The perceived difference between technology and nature has now been challenged by the development of 3D printing, as we are now witnessing that there is a ‘growing bond between nature and mathematical formulas’ (Lipson, H. & Kurman, M, 2013 pg 177). Even our homes and building structures are being influenced by this.
Using the mathematical algorithms to replicate nature at first seems incongruous.The design imperfection within nature and how ‘random patterns are stronger than regular patterns’ (Lipson, H. & Kurman, M. 2013 pg 268) seems to work against the mathematical calculations that are utilised within 3D printing, something that has developed from natural designs becoming the basis of new structures.
Lipton and Kurman talk about the ancient mathematical concept called the Fibonacci series which is found everywhere in nature – ‘tree branches, ferns, artichoke flowers and ocean kelp’ (Lipson, H. & Kurman, M. 2013 pg 176) – the Fibonacci series proceeds in a systematic manner where each number is the sum of the previous two, something that can be calculated relatively easily by a computer.
Working from natural design and construction, a team of material scientists have replicated natural bone formation by 3D printing two polymers (substances like nylon or Gore-Tex are polymers) at the same time, ‘in patterns that imbue it with more resistance than the sum of its parts’ – http://www.wired.co.uk/news/archive/2013-06/18/3d-printed-bone-buildings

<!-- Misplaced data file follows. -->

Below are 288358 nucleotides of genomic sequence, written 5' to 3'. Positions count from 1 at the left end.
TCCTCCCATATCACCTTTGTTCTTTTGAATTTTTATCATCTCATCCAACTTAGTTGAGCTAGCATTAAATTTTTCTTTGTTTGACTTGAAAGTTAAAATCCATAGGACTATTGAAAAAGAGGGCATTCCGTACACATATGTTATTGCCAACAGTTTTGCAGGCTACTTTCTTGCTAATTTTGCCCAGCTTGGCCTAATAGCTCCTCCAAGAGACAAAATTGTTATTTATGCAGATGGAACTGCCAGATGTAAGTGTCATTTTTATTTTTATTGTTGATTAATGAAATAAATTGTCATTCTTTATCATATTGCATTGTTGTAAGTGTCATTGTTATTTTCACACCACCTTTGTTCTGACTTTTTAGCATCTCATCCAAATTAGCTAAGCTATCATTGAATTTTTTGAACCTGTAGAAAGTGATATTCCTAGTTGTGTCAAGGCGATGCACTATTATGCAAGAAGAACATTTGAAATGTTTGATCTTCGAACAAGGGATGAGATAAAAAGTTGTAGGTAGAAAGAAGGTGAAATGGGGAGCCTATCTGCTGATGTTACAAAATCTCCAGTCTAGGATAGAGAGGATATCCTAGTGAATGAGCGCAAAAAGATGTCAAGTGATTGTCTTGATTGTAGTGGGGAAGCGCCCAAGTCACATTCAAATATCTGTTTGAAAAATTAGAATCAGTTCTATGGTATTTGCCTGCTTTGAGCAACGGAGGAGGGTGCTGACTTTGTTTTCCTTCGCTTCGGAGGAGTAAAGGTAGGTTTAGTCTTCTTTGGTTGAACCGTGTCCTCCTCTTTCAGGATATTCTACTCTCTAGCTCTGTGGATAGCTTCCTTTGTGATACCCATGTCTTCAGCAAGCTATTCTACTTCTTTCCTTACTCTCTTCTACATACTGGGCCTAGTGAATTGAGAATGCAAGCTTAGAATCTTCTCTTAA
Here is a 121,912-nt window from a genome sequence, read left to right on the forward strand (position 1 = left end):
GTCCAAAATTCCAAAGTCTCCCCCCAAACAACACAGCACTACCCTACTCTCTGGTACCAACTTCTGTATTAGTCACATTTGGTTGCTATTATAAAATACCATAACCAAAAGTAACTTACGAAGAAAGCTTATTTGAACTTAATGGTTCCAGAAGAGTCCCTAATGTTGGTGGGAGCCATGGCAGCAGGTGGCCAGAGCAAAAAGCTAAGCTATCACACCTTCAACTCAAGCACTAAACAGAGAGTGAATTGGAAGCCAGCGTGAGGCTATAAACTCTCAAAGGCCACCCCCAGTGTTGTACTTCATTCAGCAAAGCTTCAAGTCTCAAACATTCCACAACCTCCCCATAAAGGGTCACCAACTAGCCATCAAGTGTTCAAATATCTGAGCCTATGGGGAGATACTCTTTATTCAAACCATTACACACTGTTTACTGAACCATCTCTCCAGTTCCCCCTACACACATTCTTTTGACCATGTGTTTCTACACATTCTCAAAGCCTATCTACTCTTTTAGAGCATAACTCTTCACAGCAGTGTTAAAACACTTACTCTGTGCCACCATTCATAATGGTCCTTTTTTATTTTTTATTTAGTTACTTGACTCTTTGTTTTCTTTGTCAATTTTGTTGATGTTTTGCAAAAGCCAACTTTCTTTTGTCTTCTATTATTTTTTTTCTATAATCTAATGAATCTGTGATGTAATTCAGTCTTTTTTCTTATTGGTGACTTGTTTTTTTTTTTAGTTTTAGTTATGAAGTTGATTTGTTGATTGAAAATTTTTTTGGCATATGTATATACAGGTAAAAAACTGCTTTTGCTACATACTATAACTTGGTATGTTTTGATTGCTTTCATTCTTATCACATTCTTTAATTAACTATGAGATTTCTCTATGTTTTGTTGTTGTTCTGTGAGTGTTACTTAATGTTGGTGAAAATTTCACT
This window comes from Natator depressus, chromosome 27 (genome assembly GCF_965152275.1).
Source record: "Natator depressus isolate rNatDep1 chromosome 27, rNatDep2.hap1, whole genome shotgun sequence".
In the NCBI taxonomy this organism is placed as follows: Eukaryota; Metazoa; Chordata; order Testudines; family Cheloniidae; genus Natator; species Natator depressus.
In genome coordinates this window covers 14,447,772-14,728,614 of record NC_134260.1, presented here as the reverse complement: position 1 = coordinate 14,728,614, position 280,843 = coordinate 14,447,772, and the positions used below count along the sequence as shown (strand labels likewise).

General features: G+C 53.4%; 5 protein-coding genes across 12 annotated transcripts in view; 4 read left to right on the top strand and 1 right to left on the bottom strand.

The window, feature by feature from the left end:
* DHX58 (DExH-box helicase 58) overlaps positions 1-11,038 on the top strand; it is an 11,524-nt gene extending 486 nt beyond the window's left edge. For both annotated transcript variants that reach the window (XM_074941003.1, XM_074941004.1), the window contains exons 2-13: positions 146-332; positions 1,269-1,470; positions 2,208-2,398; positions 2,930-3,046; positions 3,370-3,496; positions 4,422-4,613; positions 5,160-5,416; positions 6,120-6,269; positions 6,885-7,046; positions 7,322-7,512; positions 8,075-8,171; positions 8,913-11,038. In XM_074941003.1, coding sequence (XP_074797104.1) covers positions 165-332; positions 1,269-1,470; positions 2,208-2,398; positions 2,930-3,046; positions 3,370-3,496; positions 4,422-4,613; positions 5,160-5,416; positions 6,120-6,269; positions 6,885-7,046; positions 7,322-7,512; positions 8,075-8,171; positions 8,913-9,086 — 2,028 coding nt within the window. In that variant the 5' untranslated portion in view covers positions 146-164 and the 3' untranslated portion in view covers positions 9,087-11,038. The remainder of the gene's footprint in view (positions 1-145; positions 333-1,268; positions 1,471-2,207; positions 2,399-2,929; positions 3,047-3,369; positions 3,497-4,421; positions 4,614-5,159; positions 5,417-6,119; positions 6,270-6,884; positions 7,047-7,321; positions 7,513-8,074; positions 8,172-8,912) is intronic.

Basically they are taking two substances that are found within the make-up of our skeleton (collagen and hydroxyapatite) and fusing them to create a new, stronger substance that will be used in the creating of a ‘bone like substance’ to create a ‘3D printed, bone inspired house’. http://www.wired.co.uk/news/archive/2013-06/18/3d-printed-bone-buildings
Lipman and Kupman discuss this in their final chapter of ‘Fabricated’, that the future of 3D printing is developing into a fusion of different properties to create new ones, substances that have become much stronger than the original ones that were used. Enrico Dini an architect and innovator in the 3D building of houses was a pioneer within this area, building his first 3D house in 2010 out of sand and a binding agent.
In the future it seems we may continue to take and replicate more from nature, creating new man made structures. Maybe the houses we will develop in this way will not only be created from new nature inspired algorithms but also may adopt more organic, natural design.
Article available at; http://www.wired.co.uk/news/archive/2013-06/18/3d-printed-bone-buildings
Article available at;http://www.telegraph.co.uk/luxury/property-and-architecture/visionaries-2016-enrico-dini/